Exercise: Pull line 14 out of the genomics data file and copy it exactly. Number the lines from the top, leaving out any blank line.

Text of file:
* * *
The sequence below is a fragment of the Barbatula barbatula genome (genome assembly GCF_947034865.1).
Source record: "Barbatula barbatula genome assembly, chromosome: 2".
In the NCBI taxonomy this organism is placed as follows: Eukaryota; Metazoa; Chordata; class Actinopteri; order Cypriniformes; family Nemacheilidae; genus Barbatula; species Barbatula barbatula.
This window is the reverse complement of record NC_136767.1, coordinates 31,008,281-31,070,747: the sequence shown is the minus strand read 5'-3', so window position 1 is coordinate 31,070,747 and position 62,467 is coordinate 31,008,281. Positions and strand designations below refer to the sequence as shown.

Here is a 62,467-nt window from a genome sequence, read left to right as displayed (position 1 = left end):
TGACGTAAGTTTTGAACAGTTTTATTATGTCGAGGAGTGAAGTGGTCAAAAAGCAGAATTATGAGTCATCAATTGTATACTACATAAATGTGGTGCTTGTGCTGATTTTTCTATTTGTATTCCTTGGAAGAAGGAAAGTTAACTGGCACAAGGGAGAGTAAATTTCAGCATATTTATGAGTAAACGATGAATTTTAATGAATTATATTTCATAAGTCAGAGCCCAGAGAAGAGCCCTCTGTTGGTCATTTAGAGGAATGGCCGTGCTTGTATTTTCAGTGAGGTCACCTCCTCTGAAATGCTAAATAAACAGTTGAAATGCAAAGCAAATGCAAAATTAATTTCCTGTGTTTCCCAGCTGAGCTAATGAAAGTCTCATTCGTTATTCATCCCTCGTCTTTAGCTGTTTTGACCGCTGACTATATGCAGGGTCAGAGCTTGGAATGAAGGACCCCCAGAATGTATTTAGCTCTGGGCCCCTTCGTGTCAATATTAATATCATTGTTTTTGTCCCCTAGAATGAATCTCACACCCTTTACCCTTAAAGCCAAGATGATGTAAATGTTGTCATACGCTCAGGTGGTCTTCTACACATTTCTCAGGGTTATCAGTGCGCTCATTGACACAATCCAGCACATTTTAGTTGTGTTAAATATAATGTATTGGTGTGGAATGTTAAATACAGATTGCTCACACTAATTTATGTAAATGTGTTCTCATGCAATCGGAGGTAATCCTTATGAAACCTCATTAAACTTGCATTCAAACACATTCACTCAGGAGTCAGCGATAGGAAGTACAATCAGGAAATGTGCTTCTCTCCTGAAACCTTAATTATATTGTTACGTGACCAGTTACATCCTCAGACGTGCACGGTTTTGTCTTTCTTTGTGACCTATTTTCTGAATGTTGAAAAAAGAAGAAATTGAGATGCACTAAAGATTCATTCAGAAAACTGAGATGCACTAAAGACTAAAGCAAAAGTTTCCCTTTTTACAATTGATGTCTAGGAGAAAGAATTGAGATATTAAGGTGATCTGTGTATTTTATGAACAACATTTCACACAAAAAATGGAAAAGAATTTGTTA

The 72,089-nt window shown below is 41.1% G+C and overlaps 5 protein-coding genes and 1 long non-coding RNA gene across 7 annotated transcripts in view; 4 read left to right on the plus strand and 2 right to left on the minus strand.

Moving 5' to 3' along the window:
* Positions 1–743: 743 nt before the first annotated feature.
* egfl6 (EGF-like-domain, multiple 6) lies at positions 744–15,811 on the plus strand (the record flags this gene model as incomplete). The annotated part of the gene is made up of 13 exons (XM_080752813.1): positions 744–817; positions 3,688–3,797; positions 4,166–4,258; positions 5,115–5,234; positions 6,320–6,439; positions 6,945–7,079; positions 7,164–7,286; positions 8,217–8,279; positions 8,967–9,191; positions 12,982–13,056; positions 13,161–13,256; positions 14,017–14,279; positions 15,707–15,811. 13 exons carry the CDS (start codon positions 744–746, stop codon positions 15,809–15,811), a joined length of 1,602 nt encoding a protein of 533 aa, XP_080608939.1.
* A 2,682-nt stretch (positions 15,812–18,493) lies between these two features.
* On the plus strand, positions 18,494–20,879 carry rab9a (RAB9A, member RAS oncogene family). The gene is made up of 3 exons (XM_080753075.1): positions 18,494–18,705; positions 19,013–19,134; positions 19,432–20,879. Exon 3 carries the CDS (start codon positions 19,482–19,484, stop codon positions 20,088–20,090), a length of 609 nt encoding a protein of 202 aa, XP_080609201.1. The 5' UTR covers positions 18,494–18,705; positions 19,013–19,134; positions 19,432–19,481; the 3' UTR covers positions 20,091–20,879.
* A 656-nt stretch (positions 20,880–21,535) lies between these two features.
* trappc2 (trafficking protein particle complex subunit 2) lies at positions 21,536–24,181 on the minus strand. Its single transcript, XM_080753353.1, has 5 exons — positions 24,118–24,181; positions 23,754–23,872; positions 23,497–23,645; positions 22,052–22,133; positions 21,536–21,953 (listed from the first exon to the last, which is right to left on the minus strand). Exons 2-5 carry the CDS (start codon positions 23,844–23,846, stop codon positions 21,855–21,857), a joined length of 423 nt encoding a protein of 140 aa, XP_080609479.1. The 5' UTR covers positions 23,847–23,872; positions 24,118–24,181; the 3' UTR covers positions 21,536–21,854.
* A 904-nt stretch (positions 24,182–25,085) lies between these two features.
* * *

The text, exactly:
* trappc2 (trafficking protein particle complex subunit 2) lies at positions 21,536–24,181 on the minus strand. Its single transcript, XM_080753353.1, has 5 exons — positions 24,118–24,181; positions 23,754–23,872; positions 23,497–23,645; positions 22,052–22,133; positions 21,536–21,953 (listed from the first exon to the last, which is right to left on the minus strand). Exons 2-5 carry the CDS (start codon positions 23,844–23,846, stop codon positions 21,855–21,857), a joined length of 423 nt encoding a protein of 140 aa, XP_080609479.1. The 5' UTR covers positions 23,847–23,872; positions 24,118–24,181; the 3' UTR covers positions 21,536–21,854.